The National Fish and Wildlife Foundation and the Environmental Protection Agency announced $12.6 million in grants to fund cleanup efforts throughout the Chesapeake Bay watershed.
“Runoff is critically important across the state of Maryland. Work is important everywhere, not just in Annapolis, which sits right there on the bay,” said Jake Reilly, executive director of the National Fish and Wildlife Foundation.
Reilly said projects to limit runoff can be expensive and out of reach for local governments. The grant money can help leverage local efforts, he added.
“It’s really about making sure that all communities in Maryland are getting the benefit of stormwater improvements and green infrastructure,” Reilly said.
The grants will fund programs in all six states and D.C. that are in the Chesapeake Bay watershed.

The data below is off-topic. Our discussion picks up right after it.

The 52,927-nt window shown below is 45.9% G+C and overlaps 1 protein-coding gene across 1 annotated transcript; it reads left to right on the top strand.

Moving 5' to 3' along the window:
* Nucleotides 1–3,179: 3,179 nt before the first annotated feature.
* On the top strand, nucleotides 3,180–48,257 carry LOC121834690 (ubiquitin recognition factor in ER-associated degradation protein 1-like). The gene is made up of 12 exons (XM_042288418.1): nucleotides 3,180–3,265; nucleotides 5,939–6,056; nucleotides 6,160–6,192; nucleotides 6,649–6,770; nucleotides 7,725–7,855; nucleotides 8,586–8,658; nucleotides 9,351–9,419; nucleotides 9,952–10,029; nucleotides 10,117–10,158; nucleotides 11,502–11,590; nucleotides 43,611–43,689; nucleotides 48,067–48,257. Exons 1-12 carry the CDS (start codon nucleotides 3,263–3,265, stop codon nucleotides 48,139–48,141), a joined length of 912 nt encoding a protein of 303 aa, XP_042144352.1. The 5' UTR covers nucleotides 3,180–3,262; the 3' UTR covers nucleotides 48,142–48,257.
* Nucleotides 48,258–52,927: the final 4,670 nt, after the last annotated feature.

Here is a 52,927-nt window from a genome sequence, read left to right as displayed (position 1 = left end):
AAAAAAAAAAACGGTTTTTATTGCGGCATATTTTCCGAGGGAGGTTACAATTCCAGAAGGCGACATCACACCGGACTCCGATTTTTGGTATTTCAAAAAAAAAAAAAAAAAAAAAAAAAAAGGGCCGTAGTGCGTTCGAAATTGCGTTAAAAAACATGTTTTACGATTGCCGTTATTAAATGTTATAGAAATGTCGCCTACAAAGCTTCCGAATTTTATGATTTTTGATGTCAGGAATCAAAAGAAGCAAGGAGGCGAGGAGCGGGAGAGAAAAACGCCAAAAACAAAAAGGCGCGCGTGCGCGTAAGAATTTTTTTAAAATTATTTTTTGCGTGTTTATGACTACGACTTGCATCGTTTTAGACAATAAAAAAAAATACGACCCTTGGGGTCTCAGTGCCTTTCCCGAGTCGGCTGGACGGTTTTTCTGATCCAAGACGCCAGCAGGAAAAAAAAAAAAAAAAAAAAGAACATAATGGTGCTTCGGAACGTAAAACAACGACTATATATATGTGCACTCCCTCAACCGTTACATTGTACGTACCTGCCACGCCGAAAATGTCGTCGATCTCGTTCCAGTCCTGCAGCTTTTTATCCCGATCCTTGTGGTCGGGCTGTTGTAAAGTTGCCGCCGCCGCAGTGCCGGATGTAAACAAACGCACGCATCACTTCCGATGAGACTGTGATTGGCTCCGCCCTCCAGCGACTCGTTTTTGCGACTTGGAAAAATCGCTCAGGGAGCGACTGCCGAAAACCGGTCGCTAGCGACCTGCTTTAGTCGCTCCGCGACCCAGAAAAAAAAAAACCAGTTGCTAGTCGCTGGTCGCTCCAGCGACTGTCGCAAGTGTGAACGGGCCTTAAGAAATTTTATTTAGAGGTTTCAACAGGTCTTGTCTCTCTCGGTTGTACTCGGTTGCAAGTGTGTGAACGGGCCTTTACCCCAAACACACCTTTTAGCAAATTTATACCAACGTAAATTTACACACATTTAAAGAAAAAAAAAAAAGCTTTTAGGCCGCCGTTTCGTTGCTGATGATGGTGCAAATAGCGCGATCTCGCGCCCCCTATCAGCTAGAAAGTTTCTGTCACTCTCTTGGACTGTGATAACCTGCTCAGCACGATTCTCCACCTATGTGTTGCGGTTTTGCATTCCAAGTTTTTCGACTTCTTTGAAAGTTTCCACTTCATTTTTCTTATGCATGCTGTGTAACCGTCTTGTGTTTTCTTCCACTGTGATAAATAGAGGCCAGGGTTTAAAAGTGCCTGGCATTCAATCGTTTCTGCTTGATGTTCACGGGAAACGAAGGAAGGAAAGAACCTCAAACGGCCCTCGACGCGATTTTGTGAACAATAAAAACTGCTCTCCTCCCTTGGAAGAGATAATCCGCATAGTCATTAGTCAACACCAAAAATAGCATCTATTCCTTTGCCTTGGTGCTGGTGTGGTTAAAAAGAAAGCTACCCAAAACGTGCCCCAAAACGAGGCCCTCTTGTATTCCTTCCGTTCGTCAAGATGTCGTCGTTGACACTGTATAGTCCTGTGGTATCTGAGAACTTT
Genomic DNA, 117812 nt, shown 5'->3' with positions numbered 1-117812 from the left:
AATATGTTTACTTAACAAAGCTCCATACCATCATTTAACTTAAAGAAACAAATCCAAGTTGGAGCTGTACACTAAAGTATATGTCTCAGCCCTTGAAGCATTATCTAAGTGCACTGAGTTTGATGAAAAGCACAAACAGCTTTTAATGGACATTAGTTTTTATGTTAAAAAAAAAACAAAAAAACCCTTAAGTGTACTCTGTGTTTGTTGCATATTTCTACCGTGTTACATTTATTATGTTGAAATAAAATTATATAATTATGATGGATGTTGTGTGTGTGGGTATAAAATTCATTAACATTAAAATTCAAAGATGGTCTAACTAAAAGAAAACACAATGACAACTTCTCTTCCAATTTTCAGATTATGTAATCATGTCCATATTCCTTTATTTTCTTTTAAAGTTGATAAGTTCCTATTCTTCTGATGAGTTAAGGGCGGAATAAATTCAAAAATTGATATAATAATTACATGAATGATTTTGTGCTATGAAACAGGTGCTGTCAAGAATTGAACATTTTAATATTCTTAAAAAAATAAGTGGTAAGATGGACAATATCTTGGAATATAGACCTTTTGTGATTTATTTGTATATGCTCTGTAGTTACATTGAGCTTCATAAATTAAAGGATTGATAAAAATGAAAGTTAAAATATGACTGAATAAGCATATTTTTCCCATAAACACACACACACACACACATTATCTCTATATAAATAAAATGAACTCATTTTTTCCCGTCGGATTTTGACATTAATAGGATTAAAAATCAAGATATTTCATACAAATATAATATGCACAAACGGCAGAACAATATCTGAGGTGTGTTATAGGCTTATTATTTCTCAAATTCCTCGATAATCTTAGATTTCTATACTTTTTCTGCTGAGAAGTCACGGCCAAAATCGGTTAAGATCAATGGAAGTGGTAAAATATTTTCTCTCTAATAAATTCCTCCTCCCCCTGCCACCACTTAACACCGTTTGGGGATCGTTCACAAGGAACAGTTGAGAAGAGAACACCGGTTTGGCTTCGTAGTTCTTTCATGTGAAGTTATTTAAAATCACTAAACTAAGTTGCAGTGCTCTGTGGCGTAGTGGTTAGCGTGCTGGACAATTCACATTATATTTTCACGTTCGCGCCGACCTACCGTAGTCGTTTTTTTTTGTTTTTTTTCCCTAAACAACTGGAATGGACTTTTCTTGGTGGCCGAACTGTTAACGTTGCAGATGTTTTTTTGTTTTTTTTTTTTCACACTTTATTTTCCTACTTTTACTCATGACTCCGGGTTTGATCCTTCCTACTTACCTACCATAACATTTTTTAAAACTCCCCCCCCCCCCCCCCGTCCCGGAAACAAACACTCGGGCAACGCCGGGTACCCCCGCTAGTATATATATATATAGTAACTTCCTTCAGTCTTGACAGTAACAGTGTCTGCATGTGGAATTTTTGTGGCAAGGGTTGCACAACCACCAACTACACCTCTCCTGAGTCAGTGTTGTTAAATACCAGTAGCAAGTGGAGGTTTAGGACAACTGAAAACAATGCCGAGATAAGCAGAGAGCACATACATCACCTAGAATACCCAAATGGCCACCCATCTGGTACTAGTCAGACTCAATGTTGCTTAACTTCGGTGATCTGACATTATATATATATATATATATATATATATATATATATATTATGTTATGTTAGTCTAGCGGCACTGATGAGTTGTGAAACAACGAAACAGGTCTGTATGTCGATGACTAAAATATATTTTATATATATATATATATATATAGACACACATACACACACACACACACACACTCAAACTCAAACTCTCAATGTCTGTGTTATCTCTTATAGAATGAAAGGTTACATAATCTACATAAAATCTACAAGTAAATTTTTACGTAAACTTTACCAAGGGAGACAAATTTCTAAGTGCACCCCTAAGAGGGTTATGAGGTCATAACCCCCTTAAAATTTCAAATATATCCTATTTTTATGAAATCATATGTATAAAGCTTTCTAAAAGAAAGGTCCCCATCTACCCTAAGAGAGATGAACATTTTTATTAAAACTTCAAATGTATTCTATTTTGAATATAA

Reilly added that the $12.6 million will combine with $20.8 million in matching grant money, for a total conservation impact of $33.5 million.
One of the organizations receiving grant money is the Maryland Black Mayors Association, a nonprofit that represents more than 15,000 residents in 16 municipalities across the state. The $267,461 will help coordinate projects aimed at helping reduce stormwater runoff.
Other groups receiving grant money include the Anacostia Watershed Society, which will build 12 outdoor classrooms in Prince George’s County, Maryland. And Trout Unlimited will get money to put toward improving water quality in the Upper North River in the Shenandoah Valley.
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